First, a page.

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Ricky Gervais Joins HSUS “Be Cruelty-Free” Campaign

August 9, 2012

ImageComedian Ricky Gervais is taking aim at cosmetics companies who test on animals for the sake of profits, the Humane Society of the United States (HSUS) announced recently in a press release. Gervais is a supporter of the HSUS and Humane Society International’s Be Cruelty-Free campaign.

“Like me, most people will be shocked to learn that testing cosmetics on animals is often still a legal requirement in China,” Gervais said in a statement. “It makes me really angry that this is still going on, and it makes me particularly angry that some previously cruelty-free companies are abandoning their principles and returning to animal testing in order to profit from the Chinese market.”

Gervais goes on to say that China’s cosmetics market is worth billions of dollars. “[China] remains one of the few countries in the world to insist on animal testing, so companies manufacturing there have made the very clear choice to test lipsticks and shampoo on animals to increase their profit margins,” he said.

Chinese Takeout

Gervais applauds Urban Decay for its recent decision not to start selling its products in China, following pleas from consumers and animal welfare groups. “Ethical principles shouldn’t be up for sale,” he says. “In deciding against selling in China, Urban Decay has sent a very powerful message to the rest of the industry—you don’t have to sell your soul in order to be a globally successful cosmetics brand.”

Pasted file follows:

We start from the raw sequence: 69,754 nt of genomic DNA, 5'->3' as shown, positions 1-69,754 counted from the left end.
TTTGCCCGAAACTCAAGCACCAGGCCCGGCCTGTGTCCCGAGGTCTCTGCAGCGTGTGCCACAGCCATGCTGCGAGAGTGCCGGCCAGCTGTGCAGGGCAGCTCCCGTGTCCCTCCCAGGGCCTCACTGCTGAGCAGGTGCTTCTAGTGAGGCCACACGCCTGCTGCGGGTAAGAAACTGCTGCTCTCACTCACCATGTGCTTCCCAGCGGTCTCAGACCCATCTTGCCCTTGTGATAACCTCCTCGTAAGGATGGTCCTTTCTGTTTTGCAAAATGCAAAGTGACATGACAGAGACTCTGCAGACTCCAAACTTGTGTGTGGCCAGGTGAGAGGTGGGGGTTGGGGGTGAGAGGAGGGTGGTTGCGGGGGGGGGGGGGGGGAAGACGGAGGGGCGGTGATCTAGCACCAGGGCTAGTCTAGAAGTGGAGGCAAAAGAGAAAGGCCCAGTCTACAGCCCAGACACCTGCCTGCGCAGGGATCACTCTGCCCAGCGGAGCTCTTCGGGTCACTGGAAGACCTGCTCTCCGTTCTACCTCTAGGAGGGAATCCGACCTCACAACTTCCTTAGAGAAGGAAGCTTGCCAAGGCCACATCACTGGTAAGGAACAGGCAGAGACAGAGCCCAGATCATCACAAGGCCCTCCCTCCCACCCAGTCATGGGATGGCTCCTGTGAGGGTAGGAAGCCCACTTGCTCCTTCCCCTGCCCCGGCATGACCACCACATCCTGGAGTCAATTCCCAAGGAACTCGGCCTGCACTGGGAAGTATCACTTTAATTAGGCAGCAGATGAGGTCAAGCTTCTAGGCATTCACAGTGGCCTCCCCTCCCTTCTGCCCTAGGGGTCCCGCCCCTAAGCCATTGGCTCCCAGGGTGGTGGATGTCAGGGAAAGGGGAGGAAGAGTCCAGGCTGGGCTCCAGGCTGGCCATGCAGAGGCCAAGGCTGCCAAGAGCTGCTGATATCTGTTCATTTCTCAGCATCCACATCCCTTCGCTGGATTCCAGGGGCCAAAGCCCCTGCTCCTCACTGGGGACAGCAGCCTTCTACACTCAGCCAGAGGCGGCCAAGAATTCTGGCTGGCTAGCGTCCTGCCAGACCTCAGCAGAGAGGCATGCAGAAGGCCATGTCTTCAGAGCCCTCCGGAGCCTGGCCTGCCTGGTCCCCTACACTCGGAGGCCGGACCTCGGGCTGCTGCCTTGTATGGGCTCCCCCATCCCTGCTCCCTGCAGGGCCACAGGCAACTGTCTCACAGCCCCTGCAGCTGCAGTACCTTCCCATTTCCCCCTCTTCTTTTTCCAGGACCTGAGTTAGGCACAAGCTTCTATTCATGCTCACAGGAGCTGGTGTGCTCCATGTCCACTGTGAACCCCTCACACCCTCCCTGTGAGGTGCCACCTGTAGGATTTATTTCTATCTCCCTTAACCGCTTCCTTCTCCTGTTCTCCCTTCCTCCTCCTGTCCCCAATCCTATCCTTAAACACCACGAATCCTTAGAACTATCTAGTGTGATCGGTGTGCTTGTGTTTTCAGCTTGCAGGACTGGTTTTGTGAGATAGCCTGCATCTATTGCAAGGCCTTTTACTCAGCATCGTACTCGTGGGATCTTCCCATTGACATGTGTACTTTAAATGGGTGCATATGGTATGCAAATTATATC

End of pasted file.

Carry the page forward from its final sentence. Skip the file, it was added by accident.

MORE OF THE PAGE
Urban Decay’s decision to forgo the Chinese market came just before People for the Ethical Treatment of Animals (PETA) gave hair care company John Paul Mitchell Systems it’s Courage in Commerce Award for also making the decision to leave China.

John Paul Mitchell CEO Paul Mitchell and cofounder John Paul DeJoria put sales in China on hold last year, and have now told PETA that the company will remain committed to its cruelty-free policy and not sell products there. Paul Mitchell products have never been tested on animals.

Says DeJoria in a statement issued by the company, “Since Paul Mitchell was founded in 1980, we have been cruelty-free. We do not conduct or condone animal testing on our products, and we will not attempt to market our products in China until alternatives to animal testing methods have been accepted by the government.”

PETA also gave Urban Decay a Courage in Commerce Award after it decided not to sell cosmetics in China.

New Testing Methods

A Europe-wide ban on selling animal-tested cosmetics that takes effect in 2013 has sparked Chinese regulators’ interest in non-animal-based testing methods. Gervais says that progress is being made with getting testing methods that do not use animals accepted in China. “But it’s no coincidence that this new energy towards alternatives has happened under the spotlight of consumer criticism. Compassionate consumers have a powerful voice and we can speak up for animals in labs who cannot be heard,” he says.

You can sign the Be Cruelty-Free pledge and visit to download the Coalition for Consumer Information on Cosmetics global guide to cruelty-free products.


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